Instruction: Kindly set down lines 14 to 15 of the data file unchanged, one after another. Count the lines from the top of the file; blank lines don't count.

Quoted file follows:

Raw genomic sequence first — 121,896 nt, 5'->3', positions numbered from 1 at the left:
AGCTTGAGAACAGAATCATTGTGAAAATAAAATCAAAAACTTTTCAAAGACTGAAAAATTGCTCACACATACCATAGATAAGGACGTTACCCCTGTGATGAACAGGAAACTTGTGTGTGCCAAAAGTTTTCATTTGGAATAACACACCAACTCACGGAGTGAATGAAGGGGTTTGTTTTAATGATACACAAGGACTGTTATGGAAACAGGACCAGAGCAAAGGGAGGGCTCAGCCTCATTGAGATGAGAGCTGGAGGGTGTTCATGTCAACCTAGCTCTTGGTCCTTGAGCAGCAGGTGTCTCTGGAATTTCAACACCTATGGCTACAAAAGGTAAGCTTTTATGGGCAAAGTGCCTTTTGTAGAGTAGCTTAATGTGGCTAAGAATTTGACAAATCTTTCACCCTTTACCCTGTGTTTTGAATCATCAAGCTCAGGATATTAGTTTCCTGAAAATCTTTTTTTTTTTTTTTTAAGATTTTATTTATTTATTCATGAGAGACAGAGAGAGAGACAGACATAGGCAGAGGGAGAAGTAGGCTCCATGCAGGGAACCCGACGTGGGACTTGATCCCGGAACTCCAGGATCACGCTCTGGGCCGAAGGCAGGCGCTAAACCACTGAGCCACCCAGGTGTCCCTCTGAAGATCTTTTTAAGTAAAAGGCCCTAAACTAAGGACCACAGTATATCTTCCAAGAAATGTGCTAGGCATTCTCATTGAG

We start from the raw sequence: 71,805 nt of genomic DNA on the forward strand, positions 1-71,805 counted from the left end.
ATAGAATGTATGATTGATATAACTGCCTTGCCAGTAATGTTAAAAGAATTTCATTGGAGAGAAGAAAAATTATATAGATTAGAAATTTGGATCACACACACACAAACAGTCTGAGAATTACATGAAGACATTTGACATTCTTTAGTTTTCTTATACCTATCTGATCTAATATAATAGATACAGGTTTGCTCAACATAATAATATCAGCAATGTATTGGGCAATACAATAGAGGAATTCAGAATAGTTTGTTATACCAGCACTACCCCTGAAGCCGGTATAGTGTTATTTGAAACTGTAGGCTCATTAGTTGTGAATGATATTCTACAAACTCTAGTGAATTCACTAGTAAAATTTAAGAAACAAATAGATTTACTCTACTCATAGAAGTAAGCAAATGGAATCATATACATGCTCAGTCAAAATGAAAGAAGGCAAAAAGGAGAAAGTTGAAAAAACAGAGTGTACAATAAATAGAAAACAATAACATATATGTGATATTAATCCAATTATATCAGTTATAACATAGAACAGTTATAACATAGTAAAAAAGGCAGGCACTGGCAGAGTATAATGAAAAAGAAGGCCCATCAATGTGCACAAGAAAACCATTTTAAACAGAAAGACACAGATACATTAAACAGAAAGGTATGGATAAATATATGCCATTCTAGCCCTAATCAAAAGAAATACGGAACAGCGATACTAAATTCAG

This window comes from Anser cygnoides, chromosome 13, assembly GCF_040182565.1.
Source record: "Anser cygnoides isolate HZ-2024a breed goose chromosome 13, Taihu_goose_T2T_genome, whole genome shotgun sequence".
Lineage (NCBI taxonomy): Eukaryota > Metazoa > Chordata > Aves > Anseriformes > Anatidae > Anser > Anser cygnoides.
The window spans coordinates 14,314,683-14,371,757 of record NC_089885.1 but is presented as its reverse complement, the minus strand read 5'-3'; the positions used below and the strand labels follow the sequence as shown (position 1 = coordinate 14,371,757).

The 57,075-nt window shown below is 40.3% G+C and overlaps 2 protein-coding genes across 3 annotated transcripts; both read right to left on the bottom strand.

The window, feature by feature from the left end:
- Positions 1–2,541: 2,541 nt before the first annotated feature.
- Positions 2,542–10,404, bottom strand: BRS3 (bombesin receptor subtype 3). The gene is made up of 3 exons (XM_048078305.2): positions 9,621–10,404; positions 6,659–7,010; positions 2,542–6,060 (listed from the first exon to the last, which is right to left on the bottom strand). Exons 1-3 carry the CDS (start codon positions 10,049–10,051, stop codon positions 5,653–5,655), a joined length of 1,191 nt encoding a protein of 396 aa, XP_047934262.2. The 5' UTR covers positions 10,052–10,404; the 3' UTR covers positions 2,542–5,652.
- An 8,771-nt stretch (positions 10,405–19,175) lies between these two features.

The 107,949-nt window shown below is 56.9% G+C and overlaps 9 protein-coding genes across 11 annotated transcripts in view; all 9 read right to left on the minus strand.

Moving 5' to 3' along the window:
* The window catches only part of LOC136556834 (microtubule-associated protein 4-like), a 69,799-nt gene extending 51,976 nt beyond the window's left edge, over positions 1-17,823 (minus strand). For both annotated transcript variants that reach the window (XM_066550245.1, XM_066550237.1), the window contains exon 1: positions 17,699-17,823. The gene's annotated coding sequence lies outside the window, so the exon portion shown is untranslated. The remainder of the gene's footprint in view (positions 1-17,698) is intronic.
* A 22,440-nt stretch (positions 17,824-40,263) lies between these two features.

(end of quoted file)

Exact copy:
The 107,949-nt window shown below is 56.9% G+C and overlaps 9 protein-coding genes across 11 annotated transcripts in view; all 9 read right to left on the minus strand.

Moving 5' to 3' along the window: